Thursday, 15 April 2021

Stage-to-screen review: OUTSIDE

Well, we can add another authentic theatre experience to the streaming equivalent: Those times a show has to be interrupted due to a technical hitch (and you're not sure how long it'll take to fix, should you go to the loo in case the show overruns a lot, or will you be out of your seat when it starts again?) Following last month's INSIDE, the Orange Tree live stream returns with a second trio of new short plays - this time all written by people who've worked at the venue before, if not necessarily as a writer. Unsurprisingly the theme this time is OUTSIDE, and Sonali Bhattacharyya's Two Billion Beats interprets this as a school playground, where star pupil Asha (Zainab Hasan) is uncharacteristically having to clean up graffiti as detention, while her little sister Bettina (Ashna Rabheru) loiters, not wanting to get on the bus alone and get bullied. Unfortunately I can't critique Two Billion Beats as Hasan's microphone failed just as we were getting to the crux of the play, so I didn't hear most of her dialogue from that point on; but the start did seem promising, with Asha comparing her school essay-writing technique to clickbait that gets her teacher hooked.

The sound problem clearly wasn't restricted to one rogue mic though, as when Fiston Barek entered for the second play it affected him too; the show was paused, the problem resolved and the play, Kalungi Ssebandeke's Prodigal, started again from the beginning.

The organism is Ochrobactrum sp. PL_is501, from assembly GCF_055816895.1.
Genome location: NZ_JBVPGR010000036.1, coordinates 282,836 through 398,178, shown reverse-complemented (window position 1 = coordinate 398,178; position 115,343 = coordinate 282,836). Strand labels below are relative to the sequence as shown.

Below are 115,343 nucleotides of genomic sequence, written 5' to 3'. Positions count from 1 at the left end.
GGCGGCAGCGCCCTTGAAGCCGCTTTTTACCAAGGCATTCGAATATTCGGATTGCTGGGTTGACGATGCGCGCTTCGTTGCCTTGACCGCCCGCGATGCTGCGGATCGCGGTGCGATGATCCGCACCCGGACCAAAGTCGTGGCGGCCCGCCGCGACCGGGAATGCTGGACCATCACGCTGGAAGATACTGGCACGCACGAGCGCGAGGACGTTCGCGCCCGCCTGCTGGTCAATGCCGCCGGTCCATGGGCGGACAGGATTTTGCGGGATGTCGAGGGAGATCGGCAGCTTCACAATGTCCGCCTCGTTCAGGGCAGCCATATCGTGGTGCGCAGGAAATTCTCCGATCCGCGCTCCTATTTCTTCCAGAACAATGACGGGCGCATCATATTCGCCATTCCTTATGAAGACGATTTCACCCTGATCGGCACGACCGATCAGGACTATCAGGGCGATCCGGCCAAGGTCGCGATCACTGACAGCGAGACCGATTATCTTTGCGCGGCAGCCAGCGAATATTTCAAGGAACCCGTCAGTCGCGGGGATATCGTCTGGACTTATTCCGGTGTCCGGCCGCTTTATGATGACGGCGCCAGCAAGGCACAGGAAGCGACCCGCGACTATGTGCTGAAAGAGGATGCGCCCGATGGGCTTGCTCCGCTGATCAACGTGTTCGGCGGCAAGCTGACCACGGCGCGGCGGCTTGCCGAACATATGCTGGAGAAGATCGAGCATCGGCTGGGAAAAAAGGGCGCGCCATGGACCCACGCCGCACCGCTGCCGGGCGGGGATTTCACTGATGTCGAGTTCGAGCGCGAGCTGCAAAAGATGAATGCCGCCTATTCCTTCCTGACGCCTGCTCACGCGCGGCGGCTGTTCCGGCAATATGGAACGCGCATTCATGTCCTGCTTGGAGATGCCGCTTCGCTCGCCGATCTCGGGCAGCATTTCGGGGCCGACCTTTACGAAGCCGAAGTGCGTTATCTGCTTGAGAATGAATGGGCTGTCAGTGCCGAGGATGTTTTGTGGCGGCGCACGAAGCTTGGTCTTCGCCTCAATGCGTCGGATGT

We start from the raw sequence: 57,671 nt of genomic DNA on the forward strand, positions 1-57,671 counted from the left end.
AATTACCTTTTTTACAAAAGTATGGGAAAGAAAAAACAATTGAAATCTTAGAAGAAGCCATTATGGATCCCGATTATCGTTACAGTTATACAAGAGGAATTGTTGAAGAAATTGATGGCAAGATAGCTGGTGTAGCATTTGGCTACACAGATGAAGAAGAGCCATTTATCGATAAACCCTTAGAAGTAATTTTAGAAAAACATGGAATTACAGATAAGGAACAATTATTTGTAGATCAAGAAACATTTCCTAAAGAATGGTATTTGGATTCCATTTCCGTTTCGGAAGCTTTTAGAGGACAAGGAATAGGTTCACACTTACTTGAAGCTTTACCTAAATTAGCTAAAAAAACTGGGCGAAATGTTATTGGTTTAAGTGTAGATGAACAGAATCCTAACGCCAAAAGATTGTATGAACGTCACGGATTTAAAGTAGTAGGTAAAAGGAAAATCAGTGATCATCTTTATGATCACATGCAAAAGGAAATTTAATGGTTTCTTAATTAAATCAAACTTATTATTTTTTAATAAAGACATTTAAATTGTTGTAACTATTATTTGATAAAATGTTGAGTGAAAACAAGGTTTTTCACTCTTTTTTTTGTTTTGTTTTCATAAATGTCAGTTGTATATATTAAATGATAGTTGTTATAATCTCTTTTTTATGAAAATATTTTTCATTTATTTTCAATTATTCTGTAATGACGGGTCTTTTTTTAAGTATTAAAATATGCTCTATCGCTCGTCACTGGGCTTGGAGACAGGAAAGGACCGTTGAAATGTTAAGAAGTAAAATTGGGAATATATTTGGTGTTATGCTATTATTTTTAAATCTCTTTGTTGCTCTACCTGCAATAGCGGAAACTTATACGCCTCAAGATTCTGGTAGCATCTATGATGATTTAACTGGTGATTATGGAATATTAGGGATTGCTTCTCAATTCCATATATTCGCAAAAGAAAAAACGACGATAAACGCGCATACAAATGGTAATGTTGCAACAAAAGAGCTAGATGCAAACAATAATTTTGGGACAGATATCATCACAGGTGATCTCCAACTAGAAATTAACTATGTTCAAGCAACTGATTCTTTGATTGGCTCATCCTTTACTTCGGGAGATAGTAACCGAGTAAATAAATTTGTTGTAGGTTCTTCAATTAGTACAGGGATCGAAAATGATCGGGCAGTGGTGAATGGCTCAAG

Barek's Kasujja is the titular prodigal, returning to his family's flat after five years without any contact, a week too late for his mother's funeral. He says she left instructions for him to collect her life insurance paperwork, but in Ssebandeke's interpretation of the "outside" theme, his sister Rita (Robinah Kironde) won't let him into the house. The play very quickly and effectively builds up a complex story of how Kasujja and Rita fit in as two of five siblings, and why the former, the eldest, was always an outsider; although it does rely heavily on them furiously arguing for most of the play to do so, which starts to feel forced. There are green shoots of hope though, as there are everywhere in this second trio (all directed by Georgia Green, with Max Pappenheim's sound design linking the stories with the sound of planes - something that suddenly went very quiet for much of the first lockdown.)


And lockdown is directly addressed only by the final play, from one the venue's rising star writers, Zoe Cooper. Temi Wilkey performs bittersweet monologue The Kiss as Lou, who's just moved into a suburban Newcastle neighbourhood with her wife when she's put on furlough. With some of her new neighbours passive-aggressively making their feelings about a lesbian couple down the road clear, others, including the mother of a possibly transgender child, try a bit too hard to be friendly. Lou struggles to make a connection though as she's stuck inside all day, looking out at her neighbours' gardens from her window. It's a moving look at the mental health problems many faced when taken away from human contact, but Cooper has a charming and slightly surreal twist in mind to help Lou reconnect with the outside. OUTSIDE makes for a hopeful end to this theatre's online-only only season, matching the hope that the transition back to live performance as we know it is imminent.

OUTSIDE: Two Billion Beats by Sonali Bhattacharyya, Prodigal by Kalungi Ssebandeke and The Kiss by Zoe Cooper, is streaming until the 17th of April on the Orange Tree's website.

Running time: 1 hour 30 minutes straight through.

Photo credit: Ali Wright.

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